Making its debut this year at Arty Party, the annual holiday-timed entrepreneurial and philanthropic effort managed by ninthgraders, was the limited-edition “Mira Pin.” Conceived by Studio Art Teacher Ellie Spangler and designed by Yaya Wang ’20, the pins feature the likeness of MHS founder Mira Hall and were a hit with students and adults alike!
Ms. Spangler thought of the idea this fall while visiting the Institute of Contemporary Art in Boston, where she saw several pins featuring artists. “I thought, ‘I wonder if we could make one of Mira?’” recalls Ms. Spangler, who enlisted Yaya’s help. “Yaya has an ability that is very special, in that when creating a likeness of someone, she can do it with only a few lines.”
The trick was to capture Miss Mira in just the right way. If there were too much detail, the image would be difficult to replicate on the pin and in the manufacturing process. On the other hand, it also had to look like Mira.
“I was really inspired, so I drew it immediately and sent it to Ms. Spangler,” recalls Yaya. “I think I drew twenty versions. I started by tracing the outline of the portrait in the Living Room, and I tried to use as few lines as possible. She looks really serious in the portrait, but in the end, she came out sort-of smiling.”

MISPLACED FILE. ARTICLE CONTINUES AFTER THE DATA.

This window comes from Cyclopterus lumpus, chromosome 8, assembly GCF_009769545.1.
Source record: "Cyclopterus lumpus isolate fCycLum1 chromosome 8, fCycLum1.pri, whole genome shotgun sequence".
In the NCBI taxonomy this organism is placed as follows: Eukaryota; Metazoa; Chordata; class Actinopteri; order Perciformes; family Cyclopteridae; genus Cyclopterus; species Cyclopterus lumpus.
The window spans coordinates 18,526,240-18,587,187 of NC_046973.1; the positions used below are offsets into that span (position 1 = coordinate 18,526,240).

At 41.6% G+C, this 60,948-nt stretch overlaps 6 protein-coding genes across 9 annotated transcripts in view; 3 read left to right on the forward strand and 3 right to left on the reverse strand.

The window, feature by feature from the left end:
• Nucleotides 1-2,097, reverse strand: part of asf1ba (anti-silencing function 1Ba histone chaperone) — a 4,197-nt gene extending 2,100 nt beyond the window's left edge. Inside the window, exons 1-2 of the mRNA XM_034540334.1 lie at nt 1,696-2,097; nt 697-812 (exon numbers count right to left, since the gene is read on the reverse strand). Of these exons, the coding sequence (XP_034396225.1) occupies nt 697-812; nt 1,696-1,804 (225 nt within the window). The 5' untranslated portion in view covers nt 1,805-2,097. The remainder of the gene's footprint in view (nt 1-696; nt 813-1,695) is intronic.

Yaya and Ms. Spangler worked on the project throughout October and November, refining Mira’s image, selecting a manufacturer, and choosing just the right colors for the final product. Ultimately, 150 pins were produced and added to the items available through Arty Party.
Launched in 2012 by Ms. Spangler and the MHS Horizons team, Arty Party is a ninth-graded project in which students design and develop products, build business and sales plans, and sell the finished products on campus and in the Berkshires community. Proceeds are donated to nonprofits the students’ choose.
Both Yaya and Ms. Spangler are proud of the final product, which captures the essence of the founder: serious, dignified, and a little playful. “We wanted to honor her, not mock her, or have it be a caricature,” explains Ms. Spangler. “We wanted to honor Mira’s legacy in a respectful way and celebrate her.”
There are a few pins left, but don’t fret, there is a plan to order more, after Yaya makes a few edits to the image. “I’m a perfectionist,” she explains, adding that she had fun working on the project. “I really enjoyed drawing Mira and the whole process of making her look really like her. I tried to be simple, without taking away the essential parts of her features and at the same time keeping her spirit. She looks so serious. I would love to know the stories behind her serious face.”